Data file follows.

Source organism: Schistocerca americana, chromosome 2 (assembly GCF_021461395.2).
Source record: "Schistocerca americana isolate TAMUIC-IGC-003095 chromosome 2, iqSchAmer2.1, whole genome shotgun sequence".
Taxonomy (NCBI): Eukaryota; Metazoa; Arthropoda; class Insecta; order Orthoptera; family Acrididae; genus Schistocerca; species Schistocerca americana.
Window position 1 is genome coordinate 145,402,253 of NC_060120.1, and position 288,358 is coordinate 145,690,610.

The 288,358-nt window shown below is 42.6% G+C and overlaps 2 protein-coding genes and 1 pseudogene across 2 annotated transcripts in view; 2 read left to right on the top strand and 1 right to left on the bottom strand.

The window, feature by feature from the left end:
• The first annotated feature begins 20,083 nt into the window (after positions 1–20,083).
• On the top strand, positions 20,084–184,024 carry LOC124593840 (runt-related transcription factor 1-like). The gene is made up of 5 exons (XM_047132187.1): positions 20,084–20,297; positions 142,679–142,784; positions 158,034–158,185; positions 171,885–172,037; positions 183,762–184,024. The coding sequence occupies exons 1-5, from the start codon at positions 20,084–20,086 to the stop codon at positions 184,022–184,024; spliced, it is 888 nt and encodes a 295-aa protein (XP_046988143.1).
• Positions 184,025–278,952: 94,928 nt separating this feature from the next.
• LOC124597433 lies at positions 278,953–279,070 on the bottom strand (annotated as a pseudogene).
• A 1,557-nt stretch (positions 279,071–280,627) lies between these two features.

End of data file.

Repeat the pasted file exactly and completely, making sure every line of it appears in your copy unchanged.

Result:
Source organism: Schistocerca americana, chromosome 2 (assembly GCF_021461395.2).
Source record: "Schistocerca americana isolate TAMUIC-IGC-003095 chromosome 2, iqSchAmer2.1, whole genome shotgun sequence".
Taxonomy (NCBI): Eukaryota; Metazoa; Arthropoda; class Insecta; order Orthoptera; family Acrididae; genus Schistocerca; species Schistocerca americana.
Window position 1 is genome coordinate 145,402,253 of NC_060120.1, and position 288,358 is coordinate 145,690,610.

The 288,358-nt window shown below is 42.6% G+C and overlaps 2 protein-coding genes and 1 pseudogene across 2 annotated transcripts in view; 2 read left to right on the top strand and 1 right to left on the bottom strand.

The window, feature by feature from the left end:
• The first annotated feature begins 20,083 nt into the window (after positions 1–20,083).
• On the top strand, positions 20,084–184,024 carry LOC124593840 (runt-related transcription factor 1-like). The gene is made up of 5 exons (XM_047132187.1): positions 20,084–20,297; positions 142,679–142,784; positions 158,034–158,185; positions 171,885–172,037; positions 183,762–184,024. The coding sequence occupies exons 1-5, from the start codon at positions 20,084–20,086 to the stop codon at positions 184,022–184,024; spliced, it is 888 nt and encodes a 295-aa protein (XP_046988143.1).
• Positions 184,025–278,952: 94,928 nt separating this feature from the next.
• LOC124597433 lies at positions 278,953–279,070 on the bottom strand (annotated as a pseudogene).
• A 1,557-nt stretch (positions 279,071–280,627) lies between these two features.